Examining the Role of Acculturation and Nativity Status on the Health Behaviors of Older Mexican Americans

Meredith Masel, University of Texas Medical Branch
Laura L. Rudkin-Miniot, University of Texas Medical Branch
M. Kristin Peek

Smoking, alcohol use and physical activity are at the center of public health discussion in the United States. However, there is very little information in these health behaviors in older minorities. In particular, research is lacking on health behaviors in older Mexican Americans and any potential effects of acculturation. Using data from the Hispanic EPESE (n=3050 at baseline) we seek to determine if more highly acculturated (more proficient in English, more contact with Anglo-Americans, and US born) older Mexican Americans are more likely to engage in the health behaviors of interest. Preliminary results indicate that those who currently smoke, drink, and/or engage in physical activity are more proficient in English and have more contact with Anglo-Americans than those who do not (p < .05). Next, we will examine the association in multivariate models using multinomial logistic regression.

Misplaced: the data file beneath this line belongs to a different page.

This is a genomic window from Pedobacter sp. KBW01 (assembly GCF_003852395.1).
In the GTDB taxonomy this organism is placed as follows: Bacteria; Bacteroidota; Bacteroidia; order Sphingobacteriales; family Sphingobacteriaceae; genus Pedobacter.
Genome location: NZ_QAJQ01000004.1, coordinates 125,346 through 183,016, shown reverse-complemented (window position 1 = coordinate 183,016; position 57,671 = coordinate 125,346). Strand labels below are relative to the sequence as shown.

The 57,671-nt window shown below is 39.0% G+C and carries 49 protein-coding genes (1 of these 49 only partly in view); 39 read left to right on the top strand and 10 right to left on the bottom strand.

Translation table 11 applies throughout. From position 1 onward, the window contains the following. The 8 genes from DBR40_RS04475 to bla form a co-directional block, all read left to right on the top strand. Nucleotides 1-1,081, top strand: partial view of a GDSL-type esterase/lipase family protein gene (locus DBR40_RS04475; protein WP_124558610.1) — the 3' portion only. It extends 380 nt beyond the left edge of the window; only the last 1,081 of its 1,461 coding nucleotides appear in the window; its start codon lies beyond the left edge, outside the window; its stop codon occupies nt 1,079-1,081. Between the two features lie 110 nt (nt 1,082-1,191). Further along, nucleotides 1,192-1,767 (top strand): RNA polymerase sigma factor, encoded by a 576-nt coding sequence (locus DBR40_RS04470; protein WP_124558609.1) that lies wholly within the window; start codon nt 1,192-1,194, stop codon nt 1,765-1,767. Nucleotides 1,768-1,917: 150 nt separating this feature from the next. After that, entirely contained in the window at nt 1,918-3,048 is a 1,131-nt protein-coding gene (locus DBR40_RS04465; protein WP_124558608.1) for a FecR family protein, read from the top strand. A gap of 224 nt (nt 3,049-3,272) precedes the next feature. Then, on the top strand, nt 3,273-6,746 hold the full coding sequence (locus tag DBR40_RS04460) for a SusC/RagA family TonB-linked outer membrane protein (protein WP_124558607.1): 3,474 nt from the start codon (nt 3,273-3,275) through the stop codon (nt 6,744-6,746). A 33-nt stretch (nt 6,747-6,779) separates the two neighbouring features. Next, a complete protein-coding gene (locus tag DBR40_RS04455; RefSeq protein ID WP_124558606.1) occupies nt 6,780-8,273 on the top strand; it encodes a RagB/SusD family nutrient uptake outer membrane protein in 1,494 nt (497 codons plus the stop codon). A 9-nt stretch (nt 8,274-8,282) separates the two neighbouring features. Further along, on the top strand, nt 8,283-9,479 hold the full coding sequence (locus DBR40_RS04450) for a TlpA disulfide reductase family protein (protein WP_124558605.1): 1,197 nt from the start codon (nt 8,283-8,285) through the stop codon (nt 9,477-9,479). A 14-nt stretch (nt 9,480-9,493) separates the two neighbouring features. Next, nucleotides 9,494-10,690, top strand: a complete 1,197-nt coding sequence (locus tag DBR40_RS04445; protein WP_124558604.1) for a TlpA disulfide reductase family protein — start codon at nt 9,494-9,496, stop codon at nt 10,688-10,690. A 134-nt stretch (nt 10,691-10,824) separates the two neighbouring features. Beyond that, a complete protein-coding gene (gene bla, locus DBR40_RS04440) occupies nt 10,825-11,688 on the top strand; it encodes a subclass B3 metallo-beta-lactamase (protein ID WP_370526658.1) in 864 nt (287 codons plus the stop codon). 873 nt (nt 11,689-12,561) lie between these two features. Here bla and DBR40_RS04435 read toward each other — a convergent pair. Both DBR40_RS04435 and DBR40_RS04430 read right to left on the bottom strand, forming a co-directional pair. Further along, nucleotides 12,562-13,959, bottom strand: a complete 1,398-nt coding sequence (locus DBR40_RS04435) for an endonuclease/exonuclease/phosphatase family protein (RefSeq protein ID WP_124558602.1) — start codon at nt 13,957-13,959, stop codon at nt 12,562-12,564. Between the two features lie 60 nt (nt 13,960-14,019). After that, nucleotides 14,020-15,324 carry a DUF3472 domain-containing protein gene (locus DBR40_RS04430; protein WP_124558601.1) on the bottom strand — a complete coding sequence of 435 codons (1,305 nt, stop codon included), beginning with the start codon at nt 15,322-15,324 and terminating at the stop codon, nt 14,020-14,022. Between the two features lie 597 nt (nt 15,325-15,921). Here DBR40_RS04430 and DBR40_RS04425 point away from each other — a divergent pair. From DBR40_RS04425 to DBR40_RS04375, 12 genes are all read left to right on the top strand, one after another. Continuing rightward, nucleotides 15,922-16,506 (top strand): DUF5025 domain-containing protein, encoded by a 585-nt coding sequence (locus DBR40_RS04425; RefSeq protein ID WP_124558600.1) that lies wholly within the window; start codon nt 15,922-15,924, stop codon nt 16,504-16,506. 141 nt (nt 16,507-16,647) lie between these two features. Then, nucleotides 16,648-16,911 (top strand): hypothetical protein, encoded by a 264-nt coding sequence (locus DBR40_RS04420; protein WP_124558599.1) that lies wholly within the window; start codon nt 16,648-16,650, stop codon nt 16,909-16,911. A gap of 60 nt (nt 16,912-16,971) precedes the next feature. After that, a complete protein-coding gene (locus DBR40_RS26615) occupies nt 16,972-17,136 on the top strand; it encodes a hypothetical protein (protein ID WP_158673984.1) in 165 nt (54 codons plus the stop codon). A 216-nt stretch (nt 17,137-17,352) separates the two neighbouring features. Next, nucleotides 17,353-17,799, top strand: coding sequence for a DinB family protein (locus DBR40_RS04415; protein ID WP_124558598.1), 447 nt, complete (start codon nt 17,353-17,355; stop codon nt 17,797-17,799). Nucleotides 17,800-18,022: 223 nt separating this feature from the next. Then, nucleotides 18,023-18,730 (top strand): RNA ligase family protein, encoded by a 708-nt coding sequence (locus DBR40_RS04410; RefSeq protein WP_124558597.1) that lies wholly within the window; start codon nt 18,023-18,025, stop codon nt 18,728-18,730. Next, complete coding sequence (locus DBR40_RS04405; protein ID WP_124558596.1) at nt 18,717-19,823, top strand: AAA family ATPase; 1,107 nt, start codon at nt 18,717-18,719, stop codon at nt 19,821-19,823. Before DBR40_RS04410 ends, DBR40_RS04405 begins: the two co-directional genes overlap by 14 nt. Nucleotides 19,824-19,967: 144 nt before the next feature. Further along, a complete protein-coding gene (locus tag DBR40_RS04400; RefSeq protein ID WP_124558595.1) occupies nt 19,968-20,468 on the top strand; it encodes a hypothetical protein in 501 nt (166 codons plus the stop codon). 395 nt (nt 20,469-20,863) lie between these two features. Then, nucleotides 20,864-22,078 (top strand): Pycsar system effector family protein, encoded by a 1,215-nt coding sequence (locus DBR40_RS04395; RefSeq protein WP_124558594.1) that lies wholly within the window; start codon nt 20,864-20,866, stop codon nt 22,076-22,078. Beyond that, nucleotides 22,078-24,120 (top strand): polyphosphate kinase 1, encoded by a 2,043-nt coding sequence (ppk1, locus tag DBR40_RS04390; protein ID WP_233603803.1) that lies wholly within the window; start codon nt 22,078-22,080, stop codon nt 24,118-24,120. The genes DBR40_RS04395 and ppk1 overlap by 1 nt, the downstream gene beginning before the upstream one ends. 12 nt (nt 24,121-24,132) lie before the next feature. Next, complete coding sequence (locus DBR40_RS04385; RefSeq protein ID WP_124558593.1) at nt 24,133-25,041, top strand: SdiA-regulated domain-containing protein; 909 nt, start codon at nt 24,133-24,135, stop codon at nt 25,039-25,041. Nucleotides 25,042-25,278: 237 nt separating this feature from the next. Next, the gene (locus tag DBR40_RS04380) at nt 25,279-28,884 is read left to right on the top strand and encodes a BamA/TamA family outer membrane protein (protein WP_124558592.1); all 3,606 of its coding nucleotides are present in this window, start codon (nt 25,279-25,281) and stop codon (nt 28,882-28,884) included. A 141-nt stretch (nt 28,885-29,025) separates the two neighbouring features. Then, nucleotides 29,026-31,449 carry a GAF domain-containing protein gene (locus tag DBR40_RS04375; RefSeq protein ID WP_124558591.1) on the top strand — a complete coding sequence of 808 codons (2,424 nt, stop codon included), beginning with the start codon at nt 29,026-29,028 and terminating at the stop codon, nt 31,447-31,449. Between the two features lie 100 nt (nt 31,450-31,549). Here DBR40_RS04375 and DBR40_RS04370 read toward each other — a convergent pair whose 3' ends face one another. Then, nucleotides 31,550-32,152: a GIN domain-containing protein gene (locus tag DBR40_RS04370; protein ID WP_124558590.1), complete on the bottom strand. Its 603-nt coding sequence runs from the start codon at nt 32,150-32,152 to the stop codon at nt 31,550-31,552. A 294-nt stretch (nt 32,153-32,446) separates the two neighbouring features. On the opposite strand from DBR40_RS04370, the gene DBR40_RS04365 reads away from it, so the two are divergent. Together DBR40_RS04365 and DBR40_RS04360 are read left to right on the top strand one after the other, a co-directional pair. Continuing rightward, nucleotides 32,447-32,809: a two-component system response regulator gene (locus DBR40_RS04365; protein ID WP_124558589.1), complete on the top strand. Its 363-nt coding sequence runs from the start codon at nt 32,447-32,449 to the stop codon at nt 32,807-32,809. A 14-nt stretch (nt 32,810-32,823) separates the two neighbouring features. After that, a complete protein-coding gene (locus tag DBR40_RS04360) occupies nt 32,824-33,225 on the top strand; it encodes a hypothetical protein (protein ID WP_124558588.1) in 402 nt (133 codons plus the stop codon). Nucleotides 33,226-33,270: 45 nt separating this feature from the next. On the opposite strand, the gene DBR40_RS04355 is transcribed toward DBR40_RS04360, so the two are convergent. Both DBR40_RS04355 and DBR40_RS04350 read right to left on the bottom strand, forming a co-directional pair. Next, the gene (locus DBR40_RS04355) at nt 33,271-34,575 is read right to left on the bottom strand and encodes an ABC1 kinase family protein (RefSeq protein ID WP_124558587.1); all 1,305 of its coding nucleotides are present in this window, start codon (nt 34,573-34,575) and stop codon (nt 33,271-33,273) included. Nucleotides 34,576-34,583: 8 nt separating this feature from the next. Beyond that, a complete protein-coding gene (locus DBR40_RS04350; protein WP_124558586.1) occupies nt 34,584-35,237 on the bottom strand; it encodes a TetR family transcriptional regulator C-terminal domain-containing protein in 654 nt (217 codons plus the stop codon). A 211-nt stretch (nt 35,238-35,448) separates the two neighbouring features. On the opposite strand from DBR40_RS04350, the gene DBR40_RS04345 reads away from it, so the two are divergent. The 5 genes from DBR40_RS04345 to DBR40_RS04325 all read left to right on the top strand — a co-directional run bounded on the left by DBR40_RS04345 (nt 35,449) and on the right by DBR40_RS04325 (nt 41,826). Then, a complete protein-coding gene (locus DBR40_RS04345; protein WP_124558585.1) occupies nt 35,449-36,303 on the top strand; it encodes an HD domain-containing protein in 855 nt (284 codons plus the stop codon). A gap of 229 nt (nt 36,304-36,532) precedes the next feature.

See extended abstract

Presented in Poster Session 2: Education, Gender, Religion, Language and Culture